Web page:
Conflict happens in all relationships. The conflict maybe as simple as “I want Chinese for lunch and you want Mexican” or so complicated that the only way to deal with the issue is to agree to disagree. Conflict does not require drama. One of the most useful skills we can develop are the basic tools for healthy conflict resolution.

Three Basic Tools for Conflict Resolution

I’ve found that the simplest tools are often ignored because we want a magic cure. We don’t want to have to put force effort or find ourselves in uncomfortable solutions. Often the solutions to life’s most difficult problems are simple, it is their implementation that is difficult.

The three basic tools:

  • Be Open And Curious,
  • Listen To Understand
  • Speak To Inform

Most of us are neither very good listeners nor good speakers when caught in conflict. We either feel a need to defend our position or just give in because we feel that what we have to say won’t be valued or heard anyway.

“Lisa” and “Jeff” represent many couples I have worked with as a relationship coach. “Jeff” failed to see what was important about an issue to “Lisa.” I asked “Lisa” to explain what was important to her and she had trouble verbalizing a response. As I helped her explain to “Jeff” she was instantly pleased that he understood what she was saying. He had been trying to solve the problem in a way that he even said felt uncomfortable to him. He did not understand “Lisa’s” point of view but was willing to listen.

“Lisa’s” fears that “Jeff” would not understand were unfounded. “Jeff” with a new understanding of the issue was eager to work with “Lisa” on its resolution. Now on a new footing, a new understanding with each other, they had a solid foundation to work together to solve the problem.

Ditch the Drama

Creating drama, yelling and screaming or deciding it’s your way just cause the other party to shut down. Becoming a chameleon and not voicing your opinion for fear of rocking the boat is also a negative way of handling conflict. Whether it’s in the home, with friends or with coworkers conflict is common.

When we get into our fear mode which is what fuels the drama, our prefrontal cortex actually shuts down and we’ve lost our ability to rationally deal with the problem.

Curiosity and Openness are the Prerequisite

We can only deal with conflict when we come from a place of curiosity and openness instead of attack and defend or retreat and withdrawal.

Dealing with conflict clears the air. Allows both sides to be heard and respected and allows ultimately for deeper understanding and connection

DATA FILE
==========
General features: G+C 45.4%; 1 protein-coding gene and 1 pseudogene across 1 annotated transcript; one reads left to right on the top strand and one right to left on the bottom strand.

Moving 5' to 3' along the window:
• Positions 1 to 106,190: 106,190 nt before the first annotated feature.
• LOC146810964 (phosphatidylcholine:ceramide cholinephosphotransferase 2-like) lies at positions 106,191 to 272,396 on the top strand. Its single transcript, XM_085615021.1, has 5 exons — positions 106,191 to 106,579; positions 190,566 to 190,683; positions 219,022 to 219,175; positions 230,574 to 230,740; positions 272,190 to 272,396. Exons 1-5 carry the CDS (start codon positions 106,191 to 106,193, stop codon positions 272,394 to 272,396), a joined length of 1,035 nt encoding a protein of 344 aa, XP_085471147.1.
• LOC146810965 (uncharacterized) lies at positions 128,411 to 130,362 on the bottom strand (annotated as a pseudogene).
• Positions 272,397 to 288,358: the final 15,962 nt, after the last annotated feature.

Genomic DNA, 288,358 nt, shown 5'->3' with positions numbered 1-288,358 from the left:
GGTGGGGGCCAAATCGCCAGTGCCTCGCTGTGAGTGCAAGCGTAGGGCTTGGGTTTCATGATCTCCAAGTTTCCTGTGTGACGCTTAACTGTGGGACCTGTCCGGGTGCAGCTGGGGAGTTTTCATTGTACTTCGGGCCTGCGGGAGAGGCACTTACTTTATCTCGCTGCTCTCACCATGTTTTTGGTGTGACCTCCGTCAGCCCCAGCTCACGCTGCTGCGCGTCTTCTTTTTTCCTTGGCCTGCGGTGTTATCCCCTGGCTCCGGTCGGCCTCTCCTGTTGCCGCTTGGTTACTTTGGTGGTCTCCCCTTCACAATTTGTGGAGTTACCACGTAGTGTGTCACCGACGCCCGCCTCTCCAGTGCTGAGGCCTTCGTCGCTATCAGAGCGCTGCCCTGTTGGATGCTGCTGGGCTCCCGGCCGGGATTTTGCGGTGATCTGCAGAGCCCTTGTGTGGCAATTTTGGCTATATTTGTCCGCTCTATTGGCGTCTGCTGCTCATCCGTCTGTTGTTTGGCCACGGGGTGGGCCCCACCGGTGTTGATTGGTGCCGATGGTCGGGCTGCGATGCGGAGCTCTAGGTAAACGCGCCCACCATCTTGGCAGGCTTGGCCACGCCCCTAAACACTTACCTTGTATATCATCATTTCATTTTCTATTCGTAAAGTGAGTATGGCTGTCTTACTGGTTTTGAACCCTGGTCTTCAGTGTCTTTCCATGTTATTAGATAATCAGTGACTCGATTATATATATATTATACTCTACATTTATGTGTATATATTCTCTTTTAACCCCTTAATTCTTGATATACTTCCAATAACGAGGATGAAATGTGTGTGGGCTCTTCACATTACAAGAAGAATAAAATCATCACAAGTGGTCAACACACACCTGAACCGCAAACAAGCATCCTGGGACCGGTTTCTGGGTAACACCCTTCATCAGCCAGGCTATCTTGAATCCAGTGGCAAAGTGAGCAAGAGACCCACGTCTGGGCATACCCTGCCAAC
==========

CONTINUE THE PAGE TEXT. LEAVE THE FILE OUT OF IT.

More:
Listen to Understand

Taking the time to deeply listen is not always a skill we value in our fast paced society yet when someone else listens deeply to us, we feel valued. Listening to understand, can also be viewed as empathy.

  • Listen to both what is said and what is left unsaid.
  • Listen for the feelings the speaker is feeling as he or she talks.
  • Listen for the most important points – not to you – but to the person who is speaking.
  • Ask, does the person speaking feel that you understand what is important to him or her?
  • Stay curious and ask “Tell me more”” or Help me understand.”
  • Be patient.

Speak to Inform

We want the other person to understand what is important to us, but we may feel fearful of speaking up because we don’t want to rock the boat or because our viewpoint has not been heard or respected in the past. No one can hear you if you don’t speak up.

Before starting, look the other person in the eyes and make sure that you have their attention and that this is good time for the other person to listen to what you have to say.

  • Remain calm.
  • Speak from a place of informing.
  • Do not speak from a place of blame or criticism.
  • Use only I statements such as I want or I would like.
  • If helpful, write down you main points so you may be clear and to the point.

When we speak from a place of blaming or shaming, the other immediately shuts down and no longer listens or respects what we have to say.


Are you truly interested in creating a win-win solution? If not, this will come out in your attitude and your tone of voice.

If you only want your way and you are not interested in resolving conflict than no amount of training in conflict resolution will help. Likewise, if you are not willing to speak up and ask for what you want, it is not going to happen. People cannot read your mind.

Try these three tools next time you are sincere in your desire to resolve conflict or deal with a difficult issue. Let me know what happens.

Relationship and Life Coach Amelia Barnes helps women answer the question, Should I go or should I stay? Whether you are trying to decide whether to stay or go in a relationship, in a job or in a friendship, you will find Amelia’s coaching invaluable.

Amelia has over 20 years experience and certifications as both a Life and Relationship Coach. She has also taught divorce recovery classes and trained as a mediator. Amelia offers a variety of tele classes as well as individual coaching.

Visit Amelia’s website,
Inner Outcomes at,
Sign up for her FREE eBook, SHOULD I GO OR SHOULD I STAY?

Article Source: Contributors


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